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Subject: Barriers against contact corrosion in the tropics

Barriers against contact corrosion in the tropics

From: George Bailey <george.bailey>
Date: Monday, September 9, 1996
Wendy Claire Jessup <prevcon [at] aol__com> writes

>I am working with an historic house museum in the tropics.  At the
>present time the building is unconditioned.  As a consequence the
>conditions inside the house follow outdoor ambient conditions,
>although at times the relative humidity can be anticipated to remain
>higher in the building because of the large amount of hygroscopic
>material (both structure and furnishings).  I often will recommend
>the installation of barrier materials between objects of dissimilar
>materials (ie. metals on wood, etc.) which are displayed in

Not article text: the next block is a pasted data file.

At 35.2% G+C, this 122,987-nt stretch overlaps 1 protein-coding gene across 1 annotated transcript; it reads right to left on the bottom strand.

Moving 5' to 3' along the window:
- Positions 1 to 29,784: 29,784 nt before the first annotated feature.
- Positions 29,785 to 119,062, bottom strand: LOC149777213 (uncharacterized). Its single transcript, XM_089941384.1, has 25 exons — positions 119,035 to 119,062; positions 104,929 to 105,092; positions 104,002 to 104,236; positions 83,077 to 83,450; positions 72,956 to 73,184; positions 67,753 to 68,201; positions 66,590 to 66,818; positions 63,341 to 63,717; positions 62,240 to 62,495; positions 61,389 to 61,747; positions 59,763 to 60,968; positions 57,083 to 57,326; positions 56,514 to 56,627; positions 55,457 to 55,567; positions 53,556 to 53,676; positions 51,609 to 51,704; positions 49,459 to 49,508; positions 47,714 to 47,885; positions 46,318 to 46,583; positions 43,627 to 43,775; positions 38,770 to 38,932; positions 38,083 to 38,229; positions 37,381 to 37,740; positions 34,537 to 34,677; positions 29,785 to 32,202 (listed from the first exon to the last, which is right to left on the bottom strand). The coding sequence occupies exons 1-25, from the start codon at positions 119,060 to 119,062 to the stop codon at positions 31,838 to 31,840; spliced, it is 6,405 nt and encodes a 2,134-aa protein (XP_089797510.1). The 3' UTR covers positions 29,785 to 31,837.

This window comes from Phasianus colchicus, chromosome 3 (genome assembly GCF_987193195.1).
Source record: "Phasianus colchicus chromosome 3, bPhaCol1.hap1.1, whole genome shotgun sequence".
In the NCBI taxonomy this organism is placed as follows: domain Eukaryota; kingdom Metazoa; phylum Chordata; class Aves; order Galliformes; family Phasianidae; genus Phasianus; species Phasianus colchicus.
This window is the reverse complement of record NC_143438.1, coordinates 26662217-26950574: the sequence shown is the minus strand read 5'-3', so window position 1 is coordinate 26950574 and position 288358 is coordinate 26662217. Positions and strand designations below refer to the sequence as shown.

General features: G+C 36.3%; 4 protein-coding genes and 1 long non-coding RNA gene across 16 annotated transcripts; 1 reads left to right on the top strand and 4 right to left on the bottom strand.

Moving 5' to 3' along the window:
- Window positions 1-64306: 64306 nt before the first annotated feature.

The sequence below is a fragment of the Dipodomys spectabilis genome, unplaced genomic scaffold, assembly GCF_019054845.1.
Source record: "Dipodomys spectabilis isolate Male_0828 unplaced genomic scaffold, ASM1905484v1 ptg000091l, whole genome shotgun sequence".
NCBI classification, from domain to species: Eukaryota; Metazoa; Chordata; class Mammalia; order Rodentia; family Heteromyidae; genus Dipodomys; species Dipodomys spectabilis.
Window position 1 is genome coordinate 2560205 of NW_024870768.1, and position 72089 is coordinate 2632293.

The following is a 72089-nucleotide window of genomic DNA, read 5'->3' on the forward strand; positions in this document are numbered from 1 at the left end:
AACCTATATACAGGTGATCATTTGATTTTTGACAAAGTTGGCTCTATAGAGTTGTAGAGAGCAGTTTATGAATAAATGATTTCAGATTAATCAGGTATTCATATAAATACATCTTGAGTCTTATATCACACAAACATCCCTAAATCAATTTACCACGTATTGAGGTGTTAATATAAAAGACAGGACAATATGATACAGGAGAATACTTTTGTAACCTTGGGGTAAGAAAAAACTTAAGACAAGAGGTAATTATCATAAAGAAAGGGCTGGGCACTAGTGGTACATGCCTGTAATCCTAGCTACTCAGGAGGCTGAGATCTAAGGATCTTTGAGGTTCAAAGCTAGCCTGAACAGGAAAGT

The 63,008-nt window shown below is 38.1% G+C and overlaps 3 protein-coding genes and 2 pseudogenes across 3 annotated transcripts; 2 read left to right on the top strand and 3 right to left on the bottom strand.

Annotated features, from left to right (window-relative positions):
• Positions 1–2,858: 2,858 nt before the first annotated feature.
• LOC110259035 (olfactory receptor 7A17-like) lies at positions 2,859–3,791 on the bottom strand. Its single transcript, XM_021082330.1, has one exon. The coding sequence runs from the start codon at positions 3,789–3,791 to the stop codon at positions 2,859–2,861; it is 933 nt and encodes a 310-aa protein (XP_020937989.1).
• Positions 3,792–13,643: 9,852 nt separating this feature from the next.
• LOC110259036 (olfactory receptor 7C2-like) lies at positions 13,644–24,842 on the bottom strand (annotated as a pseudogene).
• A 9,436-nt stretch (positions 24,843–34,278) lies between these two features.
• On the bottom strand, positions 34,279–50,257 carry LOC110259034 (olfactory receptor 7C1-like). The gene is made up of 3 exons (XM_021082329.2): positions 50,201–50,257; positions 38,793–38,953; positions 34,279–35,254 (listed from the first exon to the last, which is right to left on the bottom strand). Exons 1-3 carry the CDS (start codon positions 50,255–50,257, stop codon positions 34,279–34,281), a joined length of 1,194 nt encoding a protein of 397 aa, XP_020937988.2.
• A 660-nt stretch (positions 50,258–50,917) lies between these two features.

>historically furnished rooms.  Depending upon the institution we've
>recommended Mylar, tyvek or acid-free tissue or ragboard.

The corrosion risk at high humidity is more from the solublizing of
organic acids in the wood which will attack the metal, than from
just the moisture by itself. I would not recommend that you use
acid-free tissue or rag board between metal and organic material
because they can act as wicks to transfer moisture (and organic
acids) from organic material to metal.

It's best to keep the air well circulated. Mold prefers still air in
which to grow. A couple of ordinary electric fans in the building
will help to reduce you mold incidence. Good luck,

George Bailey
Objects Conservator
Australian War Memorial
Treloar Centre for Conservation
4 Callan St, Mitchell, A.C.T. 2911
+61 6 241 6122
Fax: +61 6 241 7998

                  Conservation DistList Instance 10:26
                Distributed: Tuesday, September 10, 1996
                       Message Id: cdl-10-26-009
Received on Monday, 9 September, 1996

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